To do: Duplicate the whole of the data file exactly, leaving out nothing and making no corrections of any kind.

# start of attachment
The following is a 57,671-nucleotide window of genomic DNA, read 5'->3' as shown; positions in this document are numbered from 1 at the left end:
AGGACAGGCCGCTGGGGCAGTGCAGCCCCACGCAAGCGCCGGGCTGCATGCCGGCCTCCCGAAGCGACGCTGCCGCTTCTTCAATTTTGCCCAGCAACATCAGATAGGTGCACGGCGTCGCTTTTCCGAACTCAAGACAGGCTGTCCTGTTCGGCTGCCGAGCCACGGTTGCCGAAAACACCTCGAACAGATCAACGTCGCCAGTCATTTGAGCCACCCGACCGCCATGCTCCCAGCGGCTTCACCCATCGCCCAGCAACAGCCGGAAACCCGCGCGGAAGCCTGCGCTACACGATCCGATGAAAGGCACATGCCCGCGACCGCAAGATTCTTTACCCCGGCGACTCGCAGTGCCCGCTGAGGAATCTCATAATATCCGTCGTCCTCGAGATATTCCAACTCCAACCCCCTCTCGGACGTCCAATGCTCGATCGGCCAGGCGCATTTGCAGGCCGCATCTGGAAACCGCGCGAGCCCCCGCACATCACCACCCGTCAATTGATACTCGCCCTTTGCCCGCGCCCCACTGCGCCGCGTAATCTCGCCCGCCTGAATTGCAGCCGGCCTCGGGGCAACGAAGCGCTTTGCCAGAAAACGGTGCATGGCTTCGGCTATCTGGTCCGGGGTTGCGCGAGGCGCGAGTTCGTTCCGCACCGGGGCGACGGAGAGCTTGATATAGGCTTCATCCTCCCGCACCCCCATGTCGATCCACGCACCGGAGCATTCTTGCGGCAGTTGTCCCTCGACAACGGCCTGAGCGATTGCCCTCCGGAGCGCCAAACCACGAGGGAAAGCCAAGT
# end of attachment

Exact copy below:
The following is a 57,671-nucleotide window of genomic DNA, read 5'->3' as shown; positions in this document are numbered from 1 at the left end:
AGGACAGGCCGCTGGGGCAGTGCAGCCCCACGCAAGCGCCGGGCTGCATGCCGGCCTCCCGAAGCGACGCTGCCGCTTCTTCAATTTTGCCCAGCAACATCAGATAGGTGCACGGCGTCGCTTTTCCGAACTCAAGACAGGCTGTCCTGTTCGGCTGCCGAGCCACGGTTGCCGAAAACACCTCGAACAGATCAACGTCGCCAGTCATTTGAGCCACCCGACCGCCATGCTCCCAGCGGCTTCACCCATCGCCCAGCAACAGCCGGAAACCCGCGCGGAAGCCTGCGCTACACGATCCGATGAAAGGCACATGCCCGCGACCGCAAGATTCTTTACCCCGGCGACTCGCAGTGCCCGCTGAGGAATCTCATAATATCCGTCGTCCTCGAGATATTCCAACTCCAACCCCCTCTCGGACGTCCAATGCTCGATCGGCCAGGCGCATTTGCAGGCCGCATCTGGAAACCGCGCGAGCCCCCGCACATCACCACCCGTCAATTGATACTCGCCCTTTGCCCGCGCCCCACTGCGCCGCGTAATCTCGCCCGCCTGAATTGCAGCCGGCCTCGGGGCAACGAAGCGCTTTGCCAGAAAACGGTGCATGGCTTCGGCTATCTGGTCCGGGGTTGCGCGAGGCGCGAGTTCGTTCCGCACCGGGGCGACGGAGAGCTTGATATAGGCTTCATCCTCCCGCACCCCCATGTCGATCCACGCACCGGAGCATTCTTGCGGCAGTTGTCCCTCGACAACGGCCTGAGCGATTGCCCTCCGGAGCGCCAAACCACGAGGGAAAGCCAAGT